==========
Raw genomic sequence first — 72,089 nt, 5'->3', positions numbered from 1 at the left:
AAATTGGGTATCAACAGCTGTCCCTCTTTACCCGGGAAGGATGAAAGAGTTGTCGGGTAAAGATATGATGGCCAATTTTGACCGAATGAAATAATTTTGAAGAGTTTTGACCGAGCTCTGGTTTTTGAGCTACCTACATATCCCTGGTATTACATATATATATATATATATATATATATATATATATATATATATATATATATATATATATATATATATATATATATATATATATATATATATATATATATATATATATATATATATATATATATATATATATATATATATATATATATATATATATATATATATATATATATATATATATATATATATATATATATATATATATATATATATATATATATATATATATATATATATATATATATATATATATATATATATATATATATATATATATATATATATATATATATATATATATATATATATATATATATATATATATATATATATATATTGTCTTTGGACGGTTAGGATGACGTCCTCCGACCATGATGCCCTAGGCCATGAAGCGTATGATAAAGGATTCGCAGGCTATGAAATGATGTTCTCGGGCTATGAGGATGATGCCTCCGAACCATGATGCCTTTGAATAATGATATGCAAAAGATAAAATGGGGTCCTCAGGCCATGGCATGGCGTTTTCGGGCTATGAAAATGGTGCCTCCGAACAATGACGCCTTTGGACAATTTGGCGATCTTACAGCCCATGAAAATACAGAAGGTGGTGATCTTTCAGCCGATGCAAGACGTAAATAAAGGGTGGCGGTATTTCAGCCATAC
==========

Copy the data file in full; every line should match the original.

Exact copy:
Raw genomic sequence first — 72,089 nt, 5'->3', positions numbered from 1 at the left:
AAATTGGGTATCAACAGCTGTCCCTCTTTACCCGGGAAGGATGAAAGAGTTGTCGGGTAAAGATATGATGGCCAATTTTGACCGAATGAAATAATTTTGAAGAGTTTTGACCGAGCTCTGGTTTTTGAGCTACCTACATATCCCTGGTATTACATATATATATATATATATATATATATATATATATATATATATATATATATATATATATATATATATATATATATATATATATATATATATATATATATATATATATATATATATATATATATATATATATATATATATATATATATATATATATATATATATATATATATATATATATATATATATATATATATATATATATATATATATATATATATATATATATATATATATATATATATATATATATATATATATATATATATATATATATATATATATATATATATATATATATATATATATATATATATATATATATATATATATATATTGTCTTTGGACGGTTAGGATGACGTCCTCCGACCATGATGCCCTAGGCCATGAAGCGTATGATAAAGGATTCGCAGGCTATGAAATGATGTTCTCGGGCTATGAGGATGATGCCTCCGAACCATGATGCCTTTGAATAATGATATGCAAAAGATAAAATGGGGTCCTCAGGCCATGGCATGGCGTTTTCGGGCTATGAAAATGGTGCCTCCGAACAATGACGCCTTTGGACAATTTGGCGATCTTACAGCCCATGAAAATACAGAAGGTGGTGATCTTTCAGCCGATGCAAGACGTAAATAAAGGGTGGCGGTATTTCAGCCATAC